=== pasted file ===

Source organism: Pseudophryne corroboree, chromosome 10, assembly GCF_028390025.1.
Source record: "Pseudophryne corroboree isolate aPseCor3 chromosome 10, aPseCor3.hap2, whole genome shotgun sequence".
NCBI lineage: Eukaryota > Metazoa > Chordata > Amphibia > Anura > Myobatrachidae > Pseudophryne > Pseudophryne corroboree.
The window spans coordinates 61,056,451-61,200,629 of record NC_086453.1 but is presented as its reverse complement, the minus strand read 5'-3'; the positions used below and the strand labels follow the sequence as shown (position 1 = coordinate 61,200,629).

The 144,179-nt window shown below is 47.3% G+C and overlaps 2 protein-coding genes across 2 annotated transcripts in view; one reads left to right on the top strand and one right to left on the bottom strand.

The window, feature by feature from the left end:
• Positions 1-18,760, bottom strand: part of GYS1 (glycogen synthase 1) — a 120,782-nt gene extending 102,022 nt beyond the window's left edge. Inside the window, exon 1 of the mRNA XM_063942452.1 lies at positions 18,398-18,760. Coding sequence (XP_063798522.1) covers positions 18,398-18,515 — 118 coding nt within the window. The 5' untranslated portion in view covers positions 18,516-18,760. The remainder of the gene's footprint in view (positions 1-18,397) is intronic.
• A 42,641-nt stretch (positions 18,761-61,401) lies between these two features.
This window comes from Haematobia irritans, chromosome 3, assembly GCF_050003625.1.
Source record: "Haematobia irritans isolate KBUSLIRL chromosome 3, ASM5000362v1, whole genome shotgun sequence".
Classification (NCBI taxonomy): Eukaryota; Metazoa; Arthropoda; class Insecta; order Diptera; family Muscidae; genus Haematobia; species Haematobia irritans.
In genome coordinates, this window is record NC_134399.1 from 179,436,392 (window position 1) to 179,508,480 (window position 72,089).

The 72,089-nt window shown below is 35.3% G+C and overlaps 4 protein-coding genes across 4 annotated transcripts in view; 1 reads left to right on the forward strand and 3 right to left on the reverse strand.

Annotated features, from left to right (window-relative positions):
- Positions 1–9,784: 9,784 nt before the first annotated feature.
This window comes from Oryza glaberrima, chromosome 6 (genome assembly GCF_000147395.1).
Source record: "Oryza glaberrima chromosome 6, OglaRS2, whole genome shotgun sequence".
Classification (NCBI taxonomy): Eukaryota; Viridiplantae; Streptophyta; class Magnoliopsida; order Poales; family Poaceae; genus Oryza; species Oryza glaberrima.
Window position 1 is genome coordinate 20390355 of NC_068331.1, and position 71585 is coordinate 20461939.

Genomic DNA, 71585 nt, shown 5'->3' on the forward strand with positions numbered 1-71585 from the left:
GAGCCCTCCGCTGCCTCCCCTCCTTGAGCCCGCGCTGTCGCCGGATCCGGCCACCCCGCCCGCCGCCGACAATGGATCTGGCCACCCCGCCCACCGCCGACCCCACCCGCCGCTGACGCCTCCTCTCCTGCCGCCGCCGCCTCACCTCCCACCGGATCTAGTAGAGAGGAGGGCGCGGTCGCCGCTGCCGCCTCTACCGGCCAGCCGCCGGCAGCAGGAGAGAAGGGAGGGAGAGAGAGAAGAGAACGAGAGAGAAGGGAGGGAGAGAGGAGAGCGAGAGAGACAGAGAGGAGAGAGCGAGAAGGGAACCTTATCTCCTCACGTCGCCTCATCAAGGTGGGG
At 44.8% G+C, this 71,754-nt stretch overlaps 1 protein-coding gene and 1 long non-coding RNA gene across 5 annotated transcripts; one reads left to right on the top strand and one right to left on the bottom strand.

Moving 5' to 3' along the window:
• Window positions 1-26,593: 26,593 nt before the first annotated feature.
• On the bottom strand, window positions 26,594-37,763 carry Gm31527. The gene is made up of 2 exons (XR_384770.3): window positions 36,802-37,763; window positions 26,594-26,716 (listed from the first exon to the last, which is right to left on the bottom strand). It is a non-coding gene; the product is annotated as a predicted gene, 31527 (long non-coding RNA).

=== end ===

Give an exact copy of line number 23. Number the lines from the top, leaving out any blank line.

Moving 5' to 3' along the window: